Sensory experience ratings (SERs) for 1,659 French words: Relationships with other psycholinguistic variables and visual word recognition
We collected sensory experience ratings (SERs) for 1,659 French words in adults. Sensory experience for words is a recently introduced variable that corresponds to the degree to which words elicit sensory and perceptual experiences (Juhasz & Yap Behavior Research Methods, 45, 160–168, 2013; Juhasz, Yap, Dicke, Taylor, & Gullick Quarterly Journal of Experimental Psychology, 64, 1683–1691, 2011). The relationships of the sensory experience norms with other psycholinguistic variables (e.g., imageability and age of acquisition) were analyzed. We also investigated the degree to which SER predicted performance in visual word recognition tasks (lexical decision, word naming, and progressive demasking). The analyses indicated that SER reliably predicted response times in lexical decision, but not in word naming or progressive demasking. The findings are discussed in relation to the status of SER, the role of semantic code activation in visual word recognition, and the embodied view of cognition.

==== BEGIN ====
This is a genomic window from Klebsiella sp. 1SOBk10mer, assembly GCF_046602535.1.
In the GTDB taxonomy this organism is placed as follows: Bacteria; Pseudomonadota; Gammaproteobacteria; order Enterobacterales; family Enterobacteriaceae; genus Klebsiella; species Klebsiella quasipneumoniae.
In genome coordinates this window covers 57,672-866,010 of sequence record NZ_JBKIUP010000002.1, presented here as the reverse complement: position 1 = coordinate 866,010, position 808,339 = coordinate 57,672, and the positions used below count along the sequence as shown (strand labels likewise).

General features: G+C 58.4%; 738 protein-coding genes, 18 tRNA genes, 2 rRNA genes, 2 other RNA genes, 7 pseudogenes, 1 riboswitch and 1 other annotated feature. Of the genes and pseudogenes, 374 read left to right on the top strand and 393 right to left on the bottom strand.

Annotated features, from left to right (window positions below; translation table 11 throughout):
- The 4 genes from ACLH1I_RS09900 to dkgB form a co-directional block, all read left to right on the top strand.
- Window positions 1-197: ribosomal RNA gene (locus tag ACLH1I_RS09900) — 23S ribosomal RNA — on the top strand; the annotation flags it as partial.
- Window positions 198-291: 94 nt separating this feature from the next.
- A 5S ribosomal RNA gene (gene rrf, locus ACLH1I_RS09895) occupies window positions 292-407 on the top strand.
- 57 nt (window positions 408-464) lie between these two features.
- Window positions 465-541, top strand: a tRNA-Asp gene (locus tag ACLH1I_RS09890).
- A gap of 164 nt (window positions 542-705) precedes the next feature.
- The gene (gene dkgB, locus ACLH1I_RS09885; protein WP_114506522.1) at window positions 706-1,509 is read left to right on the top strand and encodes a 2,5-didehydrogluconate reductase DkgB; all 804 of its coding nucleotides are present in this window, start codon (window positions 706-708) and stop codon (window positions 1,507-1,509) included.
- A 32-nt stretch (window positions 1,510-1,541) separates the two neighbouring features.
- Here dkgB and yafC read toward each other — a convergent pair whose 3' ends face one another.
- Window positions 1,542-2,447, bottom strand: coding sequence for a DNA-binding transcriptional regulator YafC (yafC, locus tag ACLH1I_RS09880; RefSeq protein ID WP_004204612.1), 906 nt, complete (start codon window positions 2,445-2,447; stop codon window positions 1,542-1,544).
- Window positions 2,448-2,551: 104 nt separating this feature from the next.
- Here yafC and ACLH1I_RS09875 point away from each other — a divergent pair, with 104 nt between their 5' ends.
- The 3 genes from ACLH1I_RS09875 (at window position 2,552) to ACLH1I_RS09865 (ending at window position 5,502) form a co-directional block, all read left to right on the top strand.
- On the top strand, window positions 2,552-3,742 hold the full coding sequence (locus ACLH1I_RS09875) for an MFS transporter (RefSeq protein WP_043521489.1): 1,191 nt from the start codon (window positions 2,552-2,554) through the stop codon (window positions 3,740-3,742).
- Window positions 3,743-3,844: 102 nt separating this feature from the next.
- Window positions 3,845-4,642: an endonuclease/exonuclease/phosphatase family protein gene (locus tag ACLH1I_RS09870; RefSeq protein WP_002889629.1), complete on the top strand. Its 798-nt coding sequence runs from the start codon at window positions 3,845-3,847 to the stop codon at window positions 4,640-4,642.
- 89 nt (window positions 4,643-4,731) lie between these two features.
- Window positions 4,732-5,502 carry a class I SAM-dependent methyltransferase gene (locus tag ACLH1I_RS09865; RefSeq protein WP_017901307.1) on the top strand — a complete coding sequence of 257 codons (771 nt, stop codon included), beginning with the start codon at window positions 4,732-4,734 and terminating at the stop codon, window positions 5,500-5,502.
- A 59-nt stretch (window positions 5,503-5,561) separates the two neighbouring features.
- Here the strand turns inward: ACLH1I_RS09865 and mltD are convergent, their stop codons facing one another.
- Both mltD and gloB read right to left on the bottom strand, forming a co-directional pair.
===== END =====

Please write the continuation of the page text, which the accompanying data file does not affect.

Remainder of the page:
KeywordsSensory experience ratings (SERs) Semantic richness Visual word recognition Grounded cognition
The authors thank Mélanie Provost for her help in the collection of the data. The authors also thank Melvin Yap, Barbara Juhasz, Jon Andoni Duñabeitia, and an anonymous reviewer for constructive reviews on a previous version of the manuscript. This work was supported by a grant from Institut Universitaire de France to the first author, and by a grant from the Conseil Régional de Bourgogne to the last author.
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